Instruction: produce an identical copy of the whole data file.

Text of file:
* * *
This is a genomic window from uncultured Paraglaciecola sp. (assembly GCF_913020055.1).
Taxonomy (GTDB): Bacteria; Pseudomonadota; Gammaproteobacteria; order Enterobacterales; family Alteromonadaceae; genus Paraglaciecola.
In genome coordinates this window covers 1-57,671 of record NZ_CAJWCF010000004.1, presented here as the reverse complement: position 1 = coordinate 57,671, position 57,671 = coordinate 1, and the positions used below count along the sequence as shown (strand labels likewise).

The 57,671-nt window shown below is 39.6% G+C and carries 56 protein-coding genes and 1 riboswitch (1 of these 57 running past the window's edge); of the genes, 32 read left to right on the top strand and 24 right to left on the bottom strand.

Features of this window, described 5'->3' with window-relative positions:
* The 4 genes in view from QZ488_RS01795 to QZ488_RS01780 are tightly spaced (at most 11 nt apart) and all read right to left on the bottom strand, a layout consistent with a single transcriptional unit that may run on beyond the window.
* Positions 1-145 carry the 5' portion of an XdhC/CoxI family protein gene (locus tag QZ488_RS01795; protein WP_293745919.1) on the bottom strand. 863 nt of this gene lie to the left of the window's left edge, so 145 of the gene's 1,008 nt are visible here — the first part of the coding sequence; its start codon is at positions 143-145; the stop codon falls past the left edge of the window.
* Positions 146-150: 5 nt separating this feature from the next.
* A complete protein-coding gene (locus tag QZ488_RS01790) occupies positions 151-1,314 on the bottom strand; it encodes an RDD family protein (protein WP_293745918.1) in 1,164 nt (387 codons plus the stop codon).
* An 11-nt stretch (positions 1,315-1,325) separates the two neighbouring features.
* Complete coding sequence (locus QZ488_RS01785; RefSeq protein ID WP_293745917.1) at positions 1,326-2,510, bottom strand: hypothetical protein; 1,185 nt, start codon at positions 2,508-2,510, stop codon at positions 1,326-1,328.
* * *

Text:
This is a genomic window from uncultured Paraglaciecola sp. (assembly GCF_913020055.1).
Taxonomy (GTDB): Bacteria; Pseudomonadota; Gammaproteobacteria; order Enterobacterales; family Alteromonadaceae; genus Paraglaciecola.
In genome coordinates this window covers 1-57,671 of record NZ_CAJWCF010000004.1, presented here as the reverse complement: position 1 = coordinate 57,671, position 57,671 = coordinate 1, and the positions used below count along the sequence as shown (strand labels likewise).

The 57,671-nt window shown below is 39.6% G+C and carries 56 protein-coding genes and 1 riboswitch (1 of these 57 running past the window's edge); of the genes, 32 read left to right on the top strand and 24 right to left on the bottom strand.

Features of this window, described 5'->3' with window-relative positions:
* The 4 genes in view from QZ488_RS01795 to QZ488_RS01780 are tightly spaced (at most 11 nt apart) and all read right to left on the bottom strand, a layout consistent with a single transcriptional unit that may run on beyond the window.
* Positions 1-145 carry the 5' portion of an XdhC/CoxI family protein gene (locus tag QZ488_RS01795; protein WP_293745919.1) on the bottom strand. 863 nt of this gene lie to the left of the window's left edge, so 145 of the gene's 1,008 nt are visible here — the first part of the coding sequence; its start codon is at positions 143-145; the stop codon falls past the left edge of the window.
* Positions 146-150: 5 nt separating this feature from the next.
* A complete protein-coding gene (locus tag QZ488_RS01790) occupies positions 151-1,314 on the bottom strand; it encodes an RDD family protein (protein WP_293745918.1) in 1,164 nt (387 codons plus the stop codon).
* An 11-nt stretch (positions 1,315-1,325) separates the two neighbouring features.
* Complete coding sequence (locus QZ488_RS01785; RefSeq protein ID WP_293745917.1) at positions 1,326-2,510, bottom strand: hypothetical protein; 1,185 nt, start codon at positions 2,508-2,510, stop codon at positions 1,326-1,328.